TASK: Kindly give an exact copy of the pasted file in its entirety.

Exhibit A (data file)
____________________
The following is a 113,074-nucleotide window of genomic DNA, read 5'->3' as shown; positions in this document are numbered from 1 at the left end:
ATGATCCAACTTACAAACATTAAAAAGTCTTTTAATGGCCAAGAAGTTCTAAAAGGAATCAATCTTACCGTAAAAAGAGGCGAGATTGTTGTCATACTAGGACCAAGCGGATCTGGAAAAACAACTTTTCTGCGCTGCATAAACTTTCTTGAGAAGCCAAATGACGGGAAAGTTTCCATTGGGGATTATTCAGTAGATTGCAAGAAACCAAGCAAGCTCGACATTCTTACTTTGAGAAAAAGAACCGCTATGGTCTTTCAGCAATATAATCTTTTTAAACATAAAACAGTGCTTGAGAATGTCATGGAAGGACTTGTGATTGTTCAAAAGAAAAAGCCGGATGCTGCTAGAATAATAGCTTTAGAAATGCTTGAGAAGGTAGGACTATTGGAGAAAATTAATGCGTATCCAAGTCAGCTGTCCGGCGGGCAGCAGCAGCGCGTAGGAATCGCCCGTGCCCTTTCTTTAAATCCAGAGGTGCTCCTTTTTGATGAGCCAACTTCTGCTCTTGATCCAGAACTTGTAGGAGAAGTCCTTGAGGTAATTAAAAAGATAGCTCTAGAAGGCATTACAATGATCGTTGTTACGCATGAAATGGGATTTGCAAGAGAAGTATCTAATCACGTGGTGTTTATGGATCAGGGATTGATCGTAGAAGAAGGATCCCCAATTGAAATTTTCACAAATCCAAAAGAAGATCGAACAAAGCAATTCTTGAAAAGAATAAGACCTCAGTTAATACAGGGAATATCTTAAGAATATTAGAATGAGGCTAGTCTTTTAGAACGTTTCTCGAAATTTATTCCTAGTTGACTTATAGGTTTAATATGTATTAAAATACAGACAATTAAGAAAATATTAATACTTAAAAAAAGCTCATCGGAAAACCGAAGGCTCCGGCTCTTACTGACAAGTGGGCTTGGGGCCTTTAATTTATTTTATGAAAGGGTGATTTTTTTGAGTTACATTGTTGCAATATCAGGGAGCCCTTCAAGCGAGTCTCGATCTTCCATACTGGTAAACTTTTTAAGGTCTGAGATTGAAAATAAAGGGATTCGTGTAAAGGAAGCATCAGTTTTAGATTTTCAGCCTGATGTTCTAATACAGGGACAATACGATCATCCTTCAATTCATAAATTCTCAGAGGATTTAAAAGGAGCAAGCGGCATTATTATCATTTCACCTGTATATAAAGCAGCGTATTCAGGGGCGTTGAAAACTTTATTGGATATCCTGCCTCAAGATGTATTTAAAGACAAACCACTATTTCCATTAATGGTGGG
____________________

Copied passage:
The following is a 113,074-nucleotide window of genomic DNA, read 5'->3' as shown; positions in this document are numbered from 1 at the left end:
ATGATCCAACTTACAAACATTAAAAAGTCTTTTAATGGCCAAGAAGTTCTAAAAGGAATCAATCTTACCGTAAAAAGAGGCGAGATTGTTGTCATACTAGGACCAAGCGGATCTGGAAAAACAACTTTTCTGCGCTGCATAAACTTTCTTGAGAAGCCAAATGACGGGAAAGTTTCCATTGGGGATTATTCAGTAGATTGCAAGAAACCAAGCAAGCTCGACATTCTTACTTTGAGAAAAAGAACCGCTATGGTCTTTCAGCAATATAATCTTTTTAAACATAAAACAGTGCTTGAGAATGTCATGGAAGGACTTGTGATTGTTCAAAAGAAAAAGCCGGATGCTGCTAGAATAATAGCTTTAGAAATGCTTGAGAAGGTAGGACTATTGGAGAAAATTAATGCGTATCCAAGTCAGCTGTCCGGCGGGCAGCAGCAGCGCGTAGGAATCGCCCGTGCCCTTTCTTTAAATCCAGAGGTGCTCCTTTTTGATGAGCCAACTTCTGCTCTTGATCCAGAACTTGTAGGAGAAGTCCTTGAGGTAATTAAAAAGATAGCTCTAGAAGGCATTACAATGATCGTTGTTACGCATGAAATGGGATTTGCAAGAGAAGTATCTAATCACGTGGTGTTTATGGATCAGGGATTGATCGTAGAAGAAGGATCCCCAATTGAAATTTTCACAAATCCAAAAGAAGATCGAACAAAGCAATTCTTGAAAAGAATAAGACCTCAGTTAATACAGGGAATATCTTAAGAATATTAGAATGAGGCTAGTCTTTTAGAACGTTTCTCGAAATTTATTCCTAGTTGACTTATAGGTTTAATATGTATTAAAATACAGACAATTAAGAAAATATTAATACTTAAAAAAAGCTCATCGGAAAACCGAAGGCTCCGGCTCTTACTGACAAGTGGGCTTGGGGCCTTTAATTTATTTTATGAAAGGGTGATTTTTTTGAGTTACATTGTTGCAATATCAGGGAGCCCTTCAAGCGAGTCTCGATCTTCCATACTGGTAAACTTTTTAAGGTCTGAGATTGAAAATAAAGGGATTCGTGTAAAGGAAGCATCAGTTTTAGATTTTCAGCCTGATGTTCTAATACAGGGACAATACGATCATCCTTCAATTCATAAATTCTCAGAGGATTTAAAAGGAGCAAGCGGCATTATTATCATTTCACCTGTATATAAAGCAGCGTATTCAGGGGCGTTGAAAACTTTATTGGATATCCTGCCTCAAGATGTATTTAAAGACAAACCACTATTTCCATTAATGGTGGG